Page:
Black Lives Matter
Gary Ross’s film, invested with the authority and fact checking zeal of not one, but seven academic consultants, is a cinematic history lesson that privileges detail and context over histrionics, melodrama, or any other potentially ruinous capitulation to audience taste that threatens a film’s authentic credentials.
Built on a typically stoic and measured performance from Matthew McConaughey, a man who does seething righteous anger better than most, Jones offers a look at the legacy of slavery in the Deep South. It’s a story of great scope that encompasses civil war, the false dawn of emancipation, Klan persecution, and the toxic legacy of segregation, with McConaughey’s descendent forced to continue the good fight 85 years on, when the legacy of mixed marriage collides with Mississippi’s still stringent race laws.
Much like the recent 12 Years a Slave, Free State of Jones’s greatest achievement, besides its sobriety and straight forward detailing of events, is to crystallise how America’s present day problems with race came to be. The bubble that McConaughey’s Newton Knight creates, a reaction to the senseless slaughter in defence of wealthy slave-owning landowners on the battlefield, attempts to be blind to colour, indifferent to wealth, and constituted as progressive; Gugu Mbatha-Raw gets the education in literacy in the swamp denied to her on the plantation; but it can’t remain isolated from the Confederate culture for long.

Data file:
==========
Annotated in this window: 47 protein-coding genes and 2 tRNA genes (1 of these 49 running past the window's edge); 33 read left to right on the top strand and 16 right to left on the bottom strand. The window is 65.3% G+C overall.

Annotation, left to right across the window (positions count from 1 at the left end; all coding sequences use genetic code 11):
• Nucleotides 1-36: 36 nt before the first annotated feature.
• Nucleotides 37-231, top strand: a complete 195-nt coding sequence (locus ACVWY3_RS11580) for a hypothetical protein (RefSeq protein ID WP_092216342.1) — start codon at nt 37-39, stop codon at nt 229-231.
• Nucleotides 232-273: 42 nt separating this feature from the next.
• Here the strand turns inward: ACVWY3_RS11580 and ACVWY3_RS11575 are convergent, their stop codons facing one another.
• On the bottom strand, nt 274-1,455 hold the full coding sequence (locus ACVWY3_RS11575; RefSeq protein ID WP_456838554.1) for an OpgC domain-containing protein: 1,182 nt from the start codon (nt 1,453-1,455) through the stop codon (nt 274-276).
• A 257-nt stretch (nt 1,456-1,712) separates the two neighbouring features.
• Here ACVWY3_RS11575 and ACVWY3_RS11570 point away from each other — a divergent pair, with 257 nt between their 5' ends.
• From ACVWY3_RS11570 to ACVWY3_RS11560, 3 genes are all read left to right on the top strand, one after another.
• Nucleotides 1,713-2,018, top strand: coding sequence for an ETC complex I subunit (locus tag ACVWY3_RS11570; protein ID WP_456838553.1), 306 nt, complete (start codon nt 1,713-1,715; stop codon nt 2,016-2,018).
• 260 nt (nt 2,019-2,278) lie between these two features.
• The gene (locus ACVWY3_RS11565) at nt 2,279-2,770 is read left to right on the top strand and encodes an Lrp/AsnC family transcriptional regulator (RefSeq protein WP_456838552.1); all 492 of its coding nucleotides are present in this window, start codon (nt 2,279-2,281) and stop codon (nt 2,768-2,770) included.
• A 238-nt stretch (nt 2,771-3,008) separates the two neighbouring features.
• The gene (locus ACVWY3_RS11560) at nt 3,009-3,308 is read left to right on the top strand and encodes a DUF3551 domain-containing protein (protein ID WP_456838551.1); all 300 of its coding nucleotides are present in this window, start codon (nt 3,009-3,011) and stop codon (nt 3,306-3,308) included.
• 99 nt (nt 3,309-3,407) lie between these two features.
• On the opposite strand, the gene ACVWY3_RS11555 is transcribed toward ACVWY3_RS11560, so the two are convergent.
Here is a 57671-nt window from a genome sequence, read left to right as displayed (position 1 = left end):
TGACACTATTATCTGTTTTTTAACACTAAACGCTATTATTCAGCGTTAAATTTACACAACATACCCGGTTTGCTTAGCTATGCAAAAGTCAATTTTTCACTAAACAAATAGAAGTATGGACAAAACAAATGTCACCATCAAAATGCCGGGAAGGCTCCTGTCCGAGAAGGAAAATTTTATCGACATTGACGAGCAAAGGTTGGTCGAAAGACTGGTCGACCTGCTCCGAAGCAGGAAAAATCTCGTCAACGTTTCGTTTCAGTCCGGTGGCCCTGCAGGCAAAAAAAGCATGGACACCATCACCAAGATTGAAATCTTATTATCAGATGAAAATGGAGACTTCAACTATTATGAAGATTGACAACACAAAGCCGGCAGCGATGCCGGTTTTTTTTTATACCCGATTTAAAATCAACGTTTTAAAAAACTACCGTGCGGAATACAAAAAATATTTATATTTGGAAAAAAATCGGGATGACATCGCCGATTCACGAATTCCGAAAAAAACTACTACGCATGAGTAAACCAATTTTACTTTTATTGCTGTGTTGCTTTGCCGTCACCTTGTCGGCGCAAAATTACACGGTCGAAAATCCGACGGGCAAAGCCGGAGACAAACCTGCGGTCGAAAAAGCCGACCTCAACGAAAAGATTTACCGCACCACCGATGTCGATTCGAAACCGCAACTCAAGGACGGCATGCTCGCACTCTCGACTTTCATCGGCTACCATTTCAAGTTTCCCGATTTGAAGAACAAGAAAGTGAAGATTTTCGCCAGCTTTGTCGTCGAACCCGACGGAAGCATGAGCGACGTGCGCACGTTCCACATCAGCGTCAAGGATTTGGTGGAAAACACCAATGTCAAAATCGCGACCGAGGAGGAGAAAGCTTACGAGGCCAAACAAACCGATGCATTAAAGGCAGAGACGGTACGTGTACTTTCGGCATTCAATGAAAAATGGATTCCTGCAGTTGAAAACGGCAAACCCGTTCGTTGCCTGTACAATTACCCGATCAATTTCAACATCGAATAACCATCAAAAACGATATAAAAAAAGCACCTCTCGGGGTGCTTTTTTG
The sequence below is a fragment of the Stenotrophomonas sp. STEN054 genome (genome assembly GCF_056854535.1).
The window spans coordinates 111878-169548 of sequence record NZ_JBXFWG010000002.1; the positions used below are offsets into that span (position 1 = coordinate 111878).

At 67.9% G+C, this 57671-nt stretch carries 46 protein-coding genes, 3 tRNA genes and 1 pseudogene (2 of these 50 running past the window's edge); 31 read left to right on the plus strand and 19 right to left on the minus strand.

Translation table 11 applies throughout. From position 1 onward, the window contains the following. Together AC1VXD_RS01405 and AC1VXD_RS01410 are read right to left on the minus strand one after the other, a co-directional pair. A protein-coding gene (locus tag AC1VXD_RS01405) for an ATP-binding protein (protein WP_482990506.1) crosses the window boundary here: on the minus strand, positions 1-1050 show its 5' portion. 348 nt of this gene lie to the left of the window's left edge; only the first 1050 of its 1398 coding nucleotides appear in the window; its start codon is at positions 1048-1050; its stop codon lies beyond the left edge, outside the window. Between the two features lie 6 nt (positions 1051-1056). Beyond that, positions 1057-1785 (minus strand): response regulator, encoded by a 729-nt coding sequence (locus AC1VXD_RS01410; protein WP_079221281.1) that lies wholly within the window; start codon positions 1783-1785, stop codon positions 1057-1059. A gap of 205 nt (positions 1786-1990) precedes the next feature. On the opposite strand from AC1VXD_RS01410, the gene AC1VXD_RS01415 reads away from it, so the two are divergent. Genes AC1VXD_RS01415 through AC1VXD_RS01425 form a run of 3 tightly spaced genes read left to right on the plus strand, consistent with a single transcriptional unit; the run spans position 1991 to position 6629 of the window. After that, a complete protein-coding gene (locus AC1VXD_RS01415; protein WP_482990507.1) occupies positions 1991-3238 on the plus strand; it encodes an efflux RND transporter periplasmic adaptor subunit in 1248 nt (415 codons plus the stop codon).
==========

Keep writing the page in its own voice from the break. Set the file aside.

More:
Ross documents the struggle with local soldiers, the punishment of so-called seditionists, the fear of the ruling class. But whereas some Hollywood productions would have ended with the war’s end, and the emancipation of slaves, Ross pushes on to show how the Free State’s ideals were put down by the sheer weight of ingrained economic self-interest.
In many respects the post-war portion of Ross’s carefully paced film is the most harrowing, because it shows the slow erosion of hope. Slavery is rebranded as apprenticeship, former confederate soldiers adjudicate on local laws designed to get around new federal strictures, the federal government withdraws its forces and the lynchings begin, coupled with thugs determined to deny frightened African Americans their new right to vote. It’s heartbreaking and infuriating, not least because black Americans are still being discriminately murdered, denied opportunity, denied prosperity.
McConaughey’s the perfect leading man for a story like this – it’s effectively a more realist, less sensationist prequel to A Time to Kill, and he gives it the gravitas and dignity it deserves. It’s a remarkable tale that does what all great history manages, namely finding the personal in the profound, and the intimate against a backdrop of tumultuous events. Not the story we want, perhaps, but one we need, told straight.